Locals showed up in droves with nostrils flaring two weeks ago protesting the board’s request urging the city to look at changing the age-old zoning of Marine Park and Mill Island to allow developers to put up larger buildings. Marine Parkers were up in arms over the submission, charging the neighborhood can’t handle an influx of people or construction and is already combatting zone-busting developers on several blocks.
This paper first reported the explosive item in the CB18 budget request earlier this month in a story that Turano denounced with the Trumpian epithet of “fake news,” despite being unable to cite any factual errors. Turano insisted there was no reason for people to get so upset since there was no concrete upzoning plan yet— it was merely a request she had actually been floating for years, she said.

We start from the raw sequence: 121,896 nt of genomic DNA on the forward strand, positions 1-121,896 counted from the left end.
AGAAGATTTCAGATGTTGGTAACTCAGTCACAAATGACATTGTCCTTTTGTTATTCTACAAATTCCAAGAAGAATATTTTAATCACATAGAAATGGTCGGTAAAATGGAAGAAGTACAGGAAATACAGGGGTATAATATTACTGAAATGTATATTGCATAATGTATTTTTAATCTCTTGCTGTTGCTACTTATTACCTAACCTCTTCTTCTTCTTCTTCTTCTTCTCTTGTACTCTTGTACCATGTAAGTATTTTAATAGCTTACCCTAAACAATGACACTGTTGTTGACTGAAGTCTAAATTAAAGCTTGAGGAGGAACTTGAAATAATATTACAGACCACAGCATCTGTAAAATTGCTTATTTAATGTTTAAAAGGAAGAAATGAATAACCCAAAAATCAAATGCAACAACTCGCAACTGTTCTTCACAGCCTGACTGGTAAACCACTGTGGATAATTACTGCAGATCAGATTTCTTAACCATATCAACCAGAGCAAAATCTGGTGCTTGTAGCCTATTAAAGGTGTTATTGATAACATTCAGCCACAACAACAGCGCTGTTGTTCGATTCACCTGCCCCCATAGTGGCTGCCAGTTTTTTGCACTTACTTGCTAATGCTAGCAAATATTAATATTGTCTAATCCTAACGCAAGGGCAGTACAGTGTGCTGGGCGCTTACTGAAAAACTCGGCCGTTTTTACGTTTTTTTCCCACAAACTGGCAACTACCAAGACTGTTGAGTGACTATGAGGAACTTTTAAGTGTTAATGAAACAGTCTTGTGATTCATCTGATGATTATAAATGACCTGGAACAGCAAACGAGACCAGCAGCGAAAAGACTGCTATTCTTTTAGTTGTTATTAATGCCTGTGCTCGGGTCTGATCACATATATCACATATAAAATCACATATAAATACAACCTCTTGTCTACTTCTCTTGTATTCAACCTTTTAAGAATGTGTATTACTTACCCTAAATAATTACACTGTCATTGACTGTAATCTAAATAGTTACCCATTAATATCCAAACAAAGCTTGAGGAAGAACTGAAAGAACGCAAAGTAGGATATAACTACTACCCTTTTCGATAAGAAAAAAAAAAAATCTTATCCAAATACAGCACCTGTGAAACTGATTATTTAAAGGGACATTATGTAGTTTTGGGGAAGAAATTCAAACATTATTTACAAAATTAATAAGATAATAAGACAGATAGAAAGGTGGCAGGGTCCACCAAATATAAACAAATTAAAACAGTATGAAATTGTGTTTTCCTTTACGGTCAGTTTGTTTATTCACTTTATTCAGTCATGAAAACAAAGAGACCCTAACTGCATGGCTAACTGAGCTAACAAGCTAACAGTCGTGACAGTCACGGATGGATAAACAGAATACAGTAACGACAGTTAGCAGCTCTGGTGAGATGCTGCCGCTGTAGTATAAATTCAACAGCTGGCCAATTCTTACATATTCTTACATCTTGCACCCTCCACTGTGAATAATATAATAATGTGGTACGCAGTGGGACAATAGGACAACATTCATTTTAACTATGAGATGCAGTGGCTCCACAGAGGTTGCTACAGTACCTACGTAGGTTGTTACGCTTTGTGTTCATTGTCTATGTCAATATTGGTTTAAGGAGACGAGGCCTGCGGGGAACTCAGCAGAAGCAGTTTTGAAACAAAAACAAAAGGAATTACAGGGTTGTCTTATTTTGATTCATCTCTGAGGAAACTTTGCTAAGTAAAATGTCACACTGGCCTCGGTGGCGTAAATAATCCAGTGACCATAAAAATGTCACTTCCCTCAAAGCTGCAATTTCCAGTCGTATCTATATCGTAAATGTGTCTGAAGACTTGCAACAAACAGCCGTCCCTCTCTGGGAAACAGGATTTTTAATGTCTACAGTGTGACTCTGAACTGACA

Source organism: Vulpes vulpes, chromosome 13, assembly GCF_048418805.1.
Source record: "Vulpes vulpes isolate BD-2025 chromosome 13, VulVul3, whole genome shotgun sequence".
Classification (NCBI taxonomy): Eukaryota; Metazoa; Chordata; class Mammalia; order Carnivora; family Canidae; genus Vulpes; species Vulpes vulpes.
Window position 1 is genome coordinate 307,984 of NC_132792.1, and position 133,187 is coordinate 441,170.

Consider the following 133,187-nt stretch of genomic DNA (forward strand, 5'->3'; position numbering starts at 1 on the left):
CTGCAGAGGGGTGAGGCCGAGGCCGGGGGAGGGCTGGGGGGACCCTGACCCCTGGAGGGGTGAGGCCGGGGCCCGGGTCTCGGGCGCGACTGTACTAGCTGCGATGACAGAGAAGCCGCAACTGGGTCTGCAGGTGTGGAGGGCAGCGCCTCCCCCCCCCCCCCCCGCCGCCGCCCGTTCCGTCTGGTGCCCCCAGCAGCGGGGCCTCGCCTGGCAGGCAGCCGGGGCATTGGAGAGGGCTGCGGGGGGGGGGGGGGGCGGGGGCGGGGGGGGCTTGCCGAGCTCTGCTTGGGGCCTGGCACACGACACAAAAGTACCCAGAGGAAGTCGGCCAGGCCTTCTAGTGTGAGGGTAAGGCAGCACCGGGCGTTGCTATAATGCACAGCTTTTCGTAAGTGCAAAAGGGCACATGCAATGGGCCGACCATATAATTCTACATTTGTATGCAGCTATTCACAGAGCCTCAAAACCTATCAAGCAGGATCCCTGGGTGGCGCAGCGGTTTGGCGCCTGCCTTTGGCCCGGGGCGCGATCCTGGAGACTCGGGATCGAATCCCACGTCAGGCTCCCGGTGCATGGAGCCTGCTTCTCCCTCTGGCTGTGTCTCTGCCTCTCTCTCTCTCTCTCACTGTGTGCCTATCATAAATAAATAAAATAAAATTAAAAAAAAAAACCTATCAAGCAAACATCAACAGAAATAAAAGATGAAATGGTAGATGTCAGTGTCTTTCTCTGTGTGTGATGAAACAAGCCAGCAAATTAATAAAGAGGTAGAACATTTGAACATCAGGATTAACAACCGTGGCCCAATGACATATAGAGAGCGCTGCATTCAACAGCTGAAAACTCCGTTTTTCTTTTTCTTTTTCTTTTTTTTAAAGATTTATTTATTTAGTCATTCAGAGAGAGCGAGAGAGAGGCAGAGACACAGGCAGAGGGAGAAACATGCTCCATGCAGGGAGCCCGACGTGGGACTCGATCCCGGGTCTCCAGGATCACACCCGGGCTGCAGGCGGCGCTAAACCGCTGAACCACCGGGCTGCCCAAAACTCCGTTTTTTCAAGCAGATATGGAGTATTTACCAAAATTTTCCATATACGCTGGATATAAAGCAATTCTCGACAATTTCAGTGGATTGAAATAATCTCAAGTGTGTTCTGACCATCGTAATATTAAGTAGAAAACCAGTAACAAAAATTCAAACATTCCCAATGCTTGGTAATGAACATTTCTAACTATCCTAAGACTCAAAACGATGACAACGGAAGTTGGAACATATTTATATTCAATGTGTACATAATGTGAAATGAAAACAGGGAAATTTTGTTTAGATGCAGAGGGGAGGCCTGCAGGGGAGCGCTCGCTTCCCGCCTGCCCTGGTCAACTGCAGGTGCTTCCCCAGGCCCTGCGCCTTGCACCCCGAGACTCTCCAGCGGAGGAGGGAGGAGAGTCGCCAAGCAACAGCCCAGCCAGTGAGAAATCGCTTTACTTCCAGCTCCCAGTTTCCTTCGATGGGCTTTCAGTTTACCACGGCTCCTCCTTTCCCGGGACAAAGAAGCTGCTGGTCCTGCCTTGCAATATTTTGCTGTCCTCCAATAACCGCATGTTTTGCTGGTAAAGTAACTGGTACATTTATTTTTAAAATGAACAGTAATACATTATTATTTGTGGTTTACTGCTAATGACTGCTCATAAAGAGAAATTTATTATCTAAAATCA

“It’s been in the budget for several years,” said Turano.
Indeed, CB18 slipped the item into the budget — “Study land use and zoning to better match current use or future neighborhood needs,” specifically the areas of Mill Island and Marine Park — for the first time in December 2015, and then every year since, according to city records.
The request also lists three local supporters alongside — Councilman Alan Maisel (D–Marine Park), who represents the vast majority of the two neighborhoods, Councilman Jumaane Williams (D–Flatbush), who represents a sliver of the community, and the Marine Park Civic Association.
But both Maisel and the civic group’s president Bob Tracey said they were never consulted about it. In fact, neither of them had any idea the rezoning request even existed, let alone that they were listed as supporters.